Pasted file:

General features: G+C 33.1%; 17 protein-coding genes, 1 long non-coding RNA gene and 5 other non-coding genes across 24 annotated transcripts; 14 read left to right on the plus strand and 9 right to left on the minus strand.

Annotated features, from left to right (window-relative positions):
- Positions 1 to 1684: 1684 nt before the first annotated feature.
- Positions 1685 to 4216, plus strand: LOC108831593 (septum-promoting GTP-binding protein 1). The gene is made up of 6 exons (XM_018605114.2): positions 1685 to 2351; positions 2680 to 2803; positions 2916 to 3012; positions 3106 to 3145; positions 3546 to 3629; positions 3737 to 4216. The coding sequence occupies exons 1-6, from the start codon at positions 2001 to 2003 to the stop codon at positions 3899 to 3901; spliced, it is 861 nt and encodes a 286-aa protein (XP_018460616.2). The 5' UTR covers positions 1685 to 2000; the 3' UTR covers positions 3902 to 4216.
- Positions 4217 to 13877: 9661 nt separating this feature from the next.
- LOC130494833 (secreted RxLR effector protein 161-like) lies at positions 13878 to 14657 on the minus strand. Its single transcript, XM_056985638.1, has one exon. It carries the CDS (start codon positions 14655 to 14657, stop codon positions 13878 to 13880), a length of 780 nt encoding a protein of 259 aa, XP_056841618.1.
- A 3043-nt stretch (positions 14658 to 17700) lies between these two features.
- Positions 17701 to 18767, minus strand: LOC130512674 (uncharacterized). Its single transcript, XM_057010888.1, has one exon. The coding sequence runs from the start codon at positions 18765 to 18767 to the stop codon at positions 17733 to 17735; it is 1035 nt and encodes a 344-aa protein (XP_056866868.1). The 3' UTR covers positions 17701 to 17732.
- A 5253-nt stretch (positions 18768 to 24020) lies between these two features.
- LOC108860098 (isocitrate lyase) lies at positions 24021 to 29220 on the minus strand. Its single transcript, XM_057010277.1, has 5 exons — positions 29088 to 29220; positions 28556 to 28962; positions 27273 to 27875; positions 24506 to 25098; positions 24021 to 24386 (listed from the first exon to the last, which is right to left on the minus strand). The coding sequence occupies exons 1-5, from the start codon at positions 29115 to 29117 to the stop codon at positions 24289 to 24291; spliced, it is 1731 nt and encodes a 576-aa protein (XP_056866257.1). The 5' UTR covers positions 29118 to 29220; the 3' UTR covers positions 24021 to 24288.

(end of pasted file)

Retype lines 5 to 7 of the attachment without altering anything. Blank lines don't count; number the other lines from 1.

- Positions 4217 to 13877: 9661 nt separating this feature from the next.
- LOC130494833 (secreted RxLR effector protein 161-like) lies at positions 13878 to 14657 on the minus strand. Its single transcript, XM_056985638.1, has one exon. It carries the CDS (start codon positions 14655 to 14657, stop codon positions 13878 to 13880), a length of 780 nt encoding a protein of 259 aa, XP_056841618.1.
- A 3043-nt stretch (positions 14658 to 17700) lies between these two features.